Used bookstores in Milwaukee
You may never have to pay full price ever again.
Other than buying new books at a deep discount over the internet, there's hardly a better way to acquire both new and used books than by visiting area used book stores. In the process of looking for a particular title, you might be surprised what you find along the way.
My esoteric friend and I, always attempting to explore the deeper intricacies of what Milwaukee has to offer, recently spent a day visiting local used bookstores. Here are a few you might want to check out on a rainy afternoon:
Reader Bookshop Ltd.
1627 E. Irving Pl.
This charming little bookstore is nuzzled against East Side landmark, the Comet Coffee Shop. While relatively quaint, this bookstore shouldn't be underestimated.
Whether looking for a paperback copy of the old western "Shane" by Jack Schaefer, or a first edition of "Curious George" by H. A. Rey in the Children's section, the Constant Reader is a nice contrast to the hustle-and-bustle of larger book retailers.
If nothing else, take a bounce around the thick shag carpeting and buy a book that will keep you away from the satellite dish for a day or two. You may just find a diamond in the rough.
Renaissance Book Shop (two locations)
5300 S. Howell Av. (second level of Mitchell International Airport's Main Terminal)
Don't be turned off by the airport location. This bookstore offers FREE parking (up to two hours) in the airport's parking structure with a minimum $5 purchase. Whether you're dropping somebody off, picking somebody up, or just making a special stop, don't overlook this immense collection of 60,000 volumes, including new books, used books, magazines, comic books, etc.
This particular location is the airport branch of the five-story warehouse store, located in downtown Milwaukee, and offers books covering a wide range of subjects such as aviation, railroads, travel, and Wisconsin history. This store also boasts sizeable fiction and nonfiction catalogs, as well as numerous backlogged volumes of Life and National Geographic magazines.
This bookstore is open seven days a week from approximately 7:30 a.m. to 10 p.m. While credit cards aren't accepted as means of payment, personal and traveler's checks are more than welcome.
834 N. Plankinton Av.
With a catalog that boasts somewhere between 250,00 and 500,000 volumes, a trip to Renaissance's downtown location can be a bit intimidating at first. A few simple suggestions first: clear your schedule, wear comfortable shoes and don't wear a watch!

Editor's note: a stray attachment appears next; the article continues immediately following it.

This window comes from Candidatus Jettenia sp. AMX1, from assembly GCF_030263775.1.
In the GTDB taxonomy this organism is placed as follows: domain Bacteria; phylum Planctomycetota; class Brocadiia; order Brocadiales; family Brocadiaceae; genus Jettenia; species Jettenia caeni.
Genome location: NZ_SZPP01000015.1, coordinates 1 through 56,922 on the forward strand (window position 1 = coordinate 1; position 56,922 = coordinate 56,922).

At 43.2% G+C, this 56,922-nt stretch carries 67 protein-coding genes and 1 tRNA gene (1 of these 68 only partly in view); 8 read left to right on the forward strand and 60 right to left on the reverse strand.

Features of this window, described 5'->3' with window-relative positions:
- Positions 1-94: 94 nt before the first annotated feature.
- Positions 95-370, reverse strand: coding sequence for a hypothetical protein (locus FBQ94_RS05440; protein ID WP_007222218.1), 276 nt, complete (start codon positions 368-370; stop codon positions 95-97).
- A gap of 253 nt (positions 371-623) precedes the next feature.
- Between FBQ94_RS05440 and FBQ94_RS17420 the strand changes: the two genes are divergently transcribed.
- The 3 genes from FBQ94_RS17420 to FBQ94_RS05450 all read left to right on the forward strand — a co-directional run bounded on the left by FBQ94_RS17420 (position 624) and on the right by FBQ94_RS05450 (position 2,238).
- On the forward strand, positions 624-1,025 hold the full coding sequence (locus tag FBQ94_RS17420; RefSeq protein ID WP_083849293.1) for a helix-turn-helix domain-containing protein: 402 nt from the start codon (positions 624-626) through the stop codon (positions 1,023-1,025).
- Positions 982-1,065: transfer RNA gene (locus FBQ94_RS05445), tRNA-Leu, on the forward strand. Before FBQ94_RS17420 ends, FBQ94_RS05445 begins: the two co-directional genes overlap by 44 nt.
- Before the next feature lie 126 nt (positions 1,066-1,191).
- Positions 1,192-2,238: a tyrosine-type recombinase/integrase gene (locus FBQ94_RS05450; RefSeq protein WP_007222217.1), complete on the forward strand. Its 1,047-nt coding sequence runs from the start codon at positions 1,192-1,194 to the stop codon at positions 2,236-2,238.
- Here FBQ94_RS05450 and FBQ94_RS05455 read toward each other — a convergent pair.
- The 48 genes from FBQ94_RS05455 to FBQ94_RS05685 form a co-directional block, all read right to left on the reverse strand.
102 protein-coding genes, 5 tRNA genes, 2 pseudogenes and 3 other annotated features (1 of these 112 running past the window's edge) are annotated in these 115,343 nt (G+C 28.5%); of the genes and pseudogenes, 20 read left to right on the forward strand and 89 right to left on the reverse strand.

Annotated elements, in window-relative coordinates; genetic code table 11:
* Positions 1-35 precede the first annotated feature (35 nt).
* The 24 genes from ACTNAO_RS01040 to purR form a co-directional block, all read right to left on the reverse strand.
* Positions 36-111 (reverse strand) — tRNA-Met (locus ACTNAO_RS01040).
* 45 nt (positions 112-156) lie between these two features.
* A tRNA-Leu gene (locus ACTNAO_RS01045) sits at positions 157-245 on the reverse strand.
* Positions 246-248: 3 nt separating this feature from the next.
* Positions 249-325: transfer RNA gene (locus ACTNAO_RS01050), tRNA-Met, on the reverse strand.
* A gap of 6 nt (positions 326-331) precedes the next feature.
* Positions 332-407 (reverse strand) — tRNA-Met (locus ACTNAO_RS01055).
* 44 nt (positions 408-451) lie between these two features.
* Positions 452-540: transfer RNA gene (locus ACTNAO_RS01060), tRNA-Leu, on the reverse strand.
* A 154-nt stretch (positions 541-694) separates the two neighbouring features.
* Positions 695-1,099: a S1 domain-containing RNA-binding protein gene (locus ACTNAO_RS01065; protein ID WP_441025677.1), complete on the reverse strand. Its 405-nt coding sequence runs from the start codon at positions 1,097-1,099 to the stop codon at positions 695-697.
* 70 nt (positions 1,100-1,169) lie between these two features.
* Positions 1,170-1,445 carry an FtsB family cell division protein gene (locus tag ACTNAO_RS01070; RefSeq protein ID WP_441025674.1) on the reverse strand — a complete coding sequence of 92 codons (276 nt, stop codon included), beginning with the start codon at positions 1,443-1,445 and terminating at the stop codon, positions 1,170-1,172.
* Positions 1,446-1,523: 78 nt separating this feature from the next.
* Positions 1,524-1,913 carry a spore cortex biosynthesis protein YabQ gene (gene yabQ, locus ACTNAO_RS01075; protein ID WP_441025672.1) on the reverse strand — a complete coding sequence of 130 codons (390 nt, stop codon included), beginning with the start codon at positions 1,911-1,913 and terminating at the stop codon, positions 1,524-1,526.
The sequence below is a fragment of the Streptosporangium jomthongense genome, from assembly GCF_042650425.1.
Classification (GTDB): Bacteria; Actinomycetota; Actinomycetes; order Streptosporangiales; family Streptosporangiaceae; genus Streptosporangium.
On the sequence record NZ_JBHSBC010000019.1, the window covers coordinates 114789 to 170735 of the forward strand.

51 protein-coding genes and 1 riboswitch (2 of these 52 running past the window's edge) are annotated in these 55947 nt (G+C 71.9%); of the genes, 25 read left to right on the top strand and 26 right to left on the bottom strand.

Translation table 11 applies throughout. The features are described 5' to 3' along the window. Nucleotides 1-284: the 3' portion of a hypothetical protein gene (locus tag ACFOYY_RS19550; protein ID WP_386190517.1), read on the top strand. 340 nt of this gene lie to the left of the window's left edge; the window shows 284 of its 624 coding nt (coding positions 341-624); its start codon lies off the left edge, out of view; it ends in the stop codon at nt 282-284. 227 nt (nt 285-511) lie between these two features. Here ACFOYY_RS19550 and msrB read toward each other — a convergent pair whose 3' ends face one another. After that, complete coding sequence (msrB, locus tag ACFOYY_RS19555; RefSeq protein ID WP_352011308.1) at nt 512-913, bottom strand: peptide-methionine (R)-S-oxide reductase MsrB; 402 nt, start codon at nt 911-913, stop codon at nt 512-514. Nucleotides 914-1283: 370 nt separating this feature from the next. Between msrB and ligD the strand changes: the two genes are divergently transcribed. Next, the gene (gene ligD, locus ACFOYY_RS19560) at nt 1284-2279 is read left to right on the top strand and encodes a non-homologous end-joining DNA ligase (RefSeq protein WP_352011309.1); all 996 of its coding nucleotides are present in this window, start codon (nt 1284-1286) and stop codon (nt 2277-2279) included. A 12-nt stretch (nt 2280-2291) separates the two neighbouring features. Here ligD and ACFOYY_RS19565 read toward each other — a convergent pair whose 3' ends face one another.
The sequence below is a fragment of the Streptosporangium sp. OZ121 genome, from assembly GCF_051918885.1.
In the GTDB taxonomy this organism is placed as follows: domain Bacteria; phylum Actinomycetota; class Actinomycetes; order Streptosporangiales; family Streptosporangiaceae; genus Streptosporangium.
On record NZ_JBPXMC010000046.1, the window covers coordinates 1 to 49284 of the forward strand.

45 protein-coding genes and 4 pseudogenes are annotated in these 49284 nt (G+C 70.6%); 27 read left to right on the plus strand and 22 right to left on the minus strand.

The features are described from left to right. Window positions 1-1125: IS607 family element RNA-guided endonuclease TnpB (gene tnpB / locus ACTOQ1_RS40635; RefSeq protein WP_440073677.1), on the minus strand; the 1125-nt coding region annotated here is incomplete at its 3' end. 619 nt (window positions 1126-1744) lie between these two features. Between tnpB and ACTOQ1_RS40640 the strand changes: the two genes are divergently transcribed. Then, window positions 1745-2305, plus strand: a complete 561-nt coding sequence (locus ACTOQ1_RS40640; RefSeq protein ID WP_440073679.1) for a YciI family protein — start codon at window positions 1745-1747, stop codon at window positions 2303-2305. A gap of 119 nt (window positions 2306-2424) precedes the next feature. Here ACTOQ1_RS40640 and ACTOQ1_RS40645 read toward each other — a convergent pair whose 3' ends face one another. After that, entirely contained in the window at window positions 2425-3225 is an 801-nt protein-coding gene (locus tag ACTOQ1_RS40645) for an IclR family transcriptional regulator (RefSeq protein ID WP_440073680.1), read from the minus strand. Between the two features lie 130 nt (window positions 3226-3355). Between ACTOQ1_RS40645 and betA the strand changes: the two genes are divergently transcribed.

The pitched, scuffed hardwood floors have seen better days, and large chunks of chipped white paint are falling from the rusted tin ceiling of the old storefront. Both add to the bookstore's charming personality and your transcending shopping experience.
While towering bookshelves engulf you overhead, you'll find the selection and organization quite impressive. "We try to cover a little bit of everything," said employee Henry Smith. "Variety brings in a variety of people. People walk in and are in awe. We beat some libraries in terms of what we've got."
When Smith says "variety," he isn't kidding. A gander at the south wing of the second floor revealed the largest collection of used paperbacks I have ever seen together in one place at one time. Fiction, science fiction, westerns, true crime. You name it, chances are they've got it.
A downtown staple since 1976, Renaissance Books still contains an element of mystery for some. "People who live here don't know it's here," Smith said. "When people think of book stores, they think of Walden's, Schwartz, Barnes and Noble, etc. They think of malls, period."
Despite the threat of technology and the Internet to stifle book sales and make bookstores obsolete over the course of time, Smith clutches to his optimistic view. "As long as people still love to read, we'll be in business."
Renaissance Books' downtown location is open from noon to 7 p.m. (M-F), from noon to 5 p.m. on Saturday, and is closed Sundays.Page 1 of 2 (view all on one page)
I love the selection in The Downtown Bookstore, but I am turned off by the attitudes of the staff. They clearly think they have better things to do, and put me in mind of the stereotypical video rental employee who is just waiting for the chance to become a famous director. That said, I am not sure what I expect employees of a used bookstore to act like, and only have to deal with them when I pay for the books.
FYI, Renaissance Book Shop at the airport does take credit cards now. My personal favorite is Downtown books. As you mentioned they still continue to aggressively expand their offerings. Duane
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